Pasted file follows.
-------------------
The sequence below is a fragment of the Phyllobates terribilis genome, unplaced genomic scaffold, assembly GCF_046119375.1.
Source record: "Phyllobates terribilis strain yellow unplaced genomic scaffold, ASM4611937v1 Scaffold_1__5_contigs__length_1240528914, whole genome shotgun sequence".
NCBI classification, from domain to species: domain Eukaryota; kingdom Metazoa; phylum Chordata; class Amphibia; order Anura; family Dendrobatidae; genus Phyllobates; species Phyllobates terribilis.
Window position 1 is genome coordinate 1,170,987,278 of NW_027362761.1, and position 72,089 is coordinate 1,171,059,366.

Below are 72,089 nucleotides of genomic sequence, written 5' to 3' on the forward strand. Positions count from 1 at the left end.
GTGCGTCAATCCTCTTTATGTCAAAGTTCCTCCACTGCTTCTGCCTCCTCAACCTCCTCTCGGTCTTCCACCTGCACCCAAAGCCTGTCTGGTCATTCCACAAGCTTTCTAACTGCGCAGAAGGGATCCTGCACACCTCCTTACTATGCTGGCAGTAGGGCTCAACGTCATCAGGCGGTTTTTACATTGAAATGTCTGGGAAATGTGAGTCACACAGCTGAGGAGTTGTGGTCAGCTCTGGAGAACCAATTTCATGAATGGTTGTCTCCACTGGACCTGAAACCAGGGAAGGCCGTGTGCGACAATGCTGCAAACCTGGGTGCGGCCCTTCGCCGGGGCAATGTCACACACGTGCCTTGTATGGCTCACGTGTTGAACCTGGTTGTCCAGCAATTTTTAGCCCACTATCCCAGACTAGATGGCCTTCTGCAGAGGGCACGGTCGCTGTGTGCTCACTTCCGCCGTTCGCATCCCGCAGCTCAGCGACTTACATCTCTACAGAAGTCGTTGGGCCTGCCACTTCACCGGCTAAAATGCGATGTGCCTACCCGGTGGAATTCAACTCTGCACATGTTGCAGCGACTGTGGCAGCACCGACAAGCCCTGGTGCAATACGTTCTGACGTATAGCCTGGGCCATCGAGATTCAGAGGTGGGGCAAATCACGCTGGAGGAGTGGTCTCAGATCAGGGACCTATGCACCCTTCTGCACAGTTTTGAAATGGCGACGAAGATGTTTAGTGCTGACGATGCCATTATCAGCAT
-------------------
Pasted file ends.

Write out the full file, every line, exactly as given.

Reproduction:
The sequence below is a fragment of the Phyllobates terribilis genome, unplaced genomic scaffold, assembly GCF_046119375.1.
Source record: "Phyllobates terribilis strain yellow unplaced genomic scaffold, ASM4611937v1 Scaffold_1__5_contigs__length_1240528914, whole genome shotgun sequence".
NCBI classification, from domain to species: domain Eukaryota; kingdom Metazoa; phylum Chordata; class Amphibia; order Anura; family Dendrobatidae; genus Phyllobates; species Phyllobates terribilis.
Window position 1 is genome coordinate 1,170,987,278 of NW_027362761.1, and position 72,089 is coordinate 1,171,059,366.

Below are 72,089 nucleotides of genomic sequence, written 5' to 3' on the forward strand. Positions count from 1 at the left end.
GTGCGTCAATCCTCTTTATGTCAAAGTTCCTCCACTGCTTCTGCCTCCTCAACCTCCTCTCGGTCTTCCACCTGCACCCAAAGCCTGTCTGGTCATTCCACAAGCTTTCTAACTGCGCAGAAGGGATCCTGCACACCTCCTTACTATGCTGGCAGTAGGGCTCAACGTCATCAGGCGGTTTTTACATTGAAATGTCTGGGAAATGTGAGTCACACAGCTGAGGAGTTGTGGTCAGCTCTGGAGAACCAATTTCATGAATGGTTGTCTCCACTGGACCTGAAACCAGGGAAGGCCGTGTGCGACAATGCTGCAAACCTGGGTGCGGCCCTTCGCCGGGGCAATGTCACACACGTGCCTTGTATGGCTCACGTGTTGAACCTGGTTGTCCAGCAATTTTTAGCCCACTATCCCAGACTAGATGGCCTTCTGCAGAGGGCACGGTCGCTGTGTGCTCACTTCCGCCGTTCGCATCCCGCAGCTCAGCGACTTACATCTCTACAGAAGTCGTTGGGCCTGCCACTTCACCGGCTAAAATGCGATGTGCCTACCCGGTGGAATTCAACTCTGCACATGTTGCAGCGACTGTGGCAGCACCGACAAGCCCTGGTGCAATACGTTCTGACGTATAGCCTGGGCCATCGAGATTCAGAGGTGGGGCAAATCACGCTGGAGGAGTGGTCTCAGATCAGGGACCTATGCACCCTTCTGCACAGTTTTGAAATGGCGACGAAGATGTTTAGTGCTGACGATGCCATTATCAGCAT